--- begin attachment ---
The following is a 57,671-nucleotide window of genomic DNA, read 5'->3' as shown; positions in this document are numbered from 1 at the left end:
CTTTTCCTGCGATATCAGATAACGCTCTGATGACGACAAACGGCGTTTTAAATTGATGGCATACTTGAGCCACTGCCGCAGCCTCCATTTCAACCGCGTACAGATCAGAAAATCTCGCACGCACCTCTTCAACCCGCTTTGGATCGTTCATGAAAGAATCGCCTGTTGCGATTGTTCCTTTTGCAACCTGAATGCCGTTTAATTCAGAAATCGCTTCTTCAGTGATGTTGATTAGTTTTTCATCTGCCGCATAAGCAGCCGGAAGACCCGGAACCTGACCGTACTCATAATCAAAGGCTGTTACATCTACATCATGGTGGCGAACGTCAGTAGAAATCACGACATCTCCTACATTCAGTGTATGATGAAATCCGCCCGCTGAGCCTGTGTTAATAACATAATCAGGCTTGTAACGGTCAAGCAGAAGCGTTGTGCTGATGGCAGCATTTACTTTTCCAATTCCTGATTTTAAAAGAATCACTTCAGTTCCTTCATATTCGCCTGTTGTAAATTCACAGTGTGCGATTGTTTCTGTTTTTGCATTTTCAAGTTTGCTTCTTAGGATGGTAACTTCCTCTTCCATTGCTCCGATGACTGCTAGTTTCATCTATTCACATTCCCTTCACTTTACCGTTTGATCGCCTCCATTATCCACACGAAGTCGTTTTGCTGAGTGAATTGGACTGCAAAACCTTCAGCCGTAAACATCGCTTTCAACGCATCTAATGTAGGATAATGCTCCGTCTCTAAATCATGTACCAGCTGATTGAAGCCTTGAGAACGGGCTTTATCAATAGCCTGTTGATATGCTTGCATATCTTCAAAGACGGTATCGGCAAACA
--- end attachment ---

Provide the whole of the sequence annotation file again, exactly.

The following is a 57,671-nucleotide window of genomic DNA, read 5'->3' as shown; positions in this document are numbered from 1 at the left end:
CTTTTCCTGCGATATCAGATAACGCTCTGATGACGACAAACGGCGTTTTAAATTGATGGCATACTTGAGCCACTGCCGCAGCCTCCATTTCAACCGCGTACAGATCAGAAAATCTCGCACGCACCTCTTCAACCCGCTTTGGATCGTTCATGAAAGAATCGCCTGTTGCGATTGTTCCTTTTGCAACCTGAATGCCGTTTAATTCAGAAATCGCTTCTTCAGTGATGTTGATTAGTTTTTCATCTGCCGCATAAGCAGCCGGAAGACCCGGAACCTGACCGTACTCATAATCAAAGGCTGTTACATCTACATCATGGTGGCGAACGTCAGTAGAAATCACGACATCTCCTACATTCAGTGTATGATGAAATCCGCCCGCTGAGCCTGTGTTAATAACATAATCAGGCTTGTAACGGTCAAGCAGAAGCGTTGTGCTGATGGCAGCATTTACTTTTCCAATTCCTGATTTTAAAAGAATCACTTCAGTTCCTTCATATTCGCCTGTTGTAAATTCACAGTGTGCGATTGTTTCTGTTTTTGCATTTTCAAGTTTGCTTCTTAGGATGGTAACTTCCTCTTCCATTGCTCCGATGACTGCTAGTTTCATCTATTCACATTCCCTTCACTTTACCGTTTGATCGCCTCCATTATCCACACGAAGTCGTTTTGCTGAGTGAATTGGACTGCAAAACCTTCAGCCGTAAACATCGCTTTCAACGCATCTAATGTAGGATAATGCTCCGTCTCTAAATCATGTACCAGCTGATTGAAGCCTTGAGAACGGGCTTTATCAATAGCCTGTTGATATGCTTGCATATCTTCAAAGACGGTATCGGCAAACA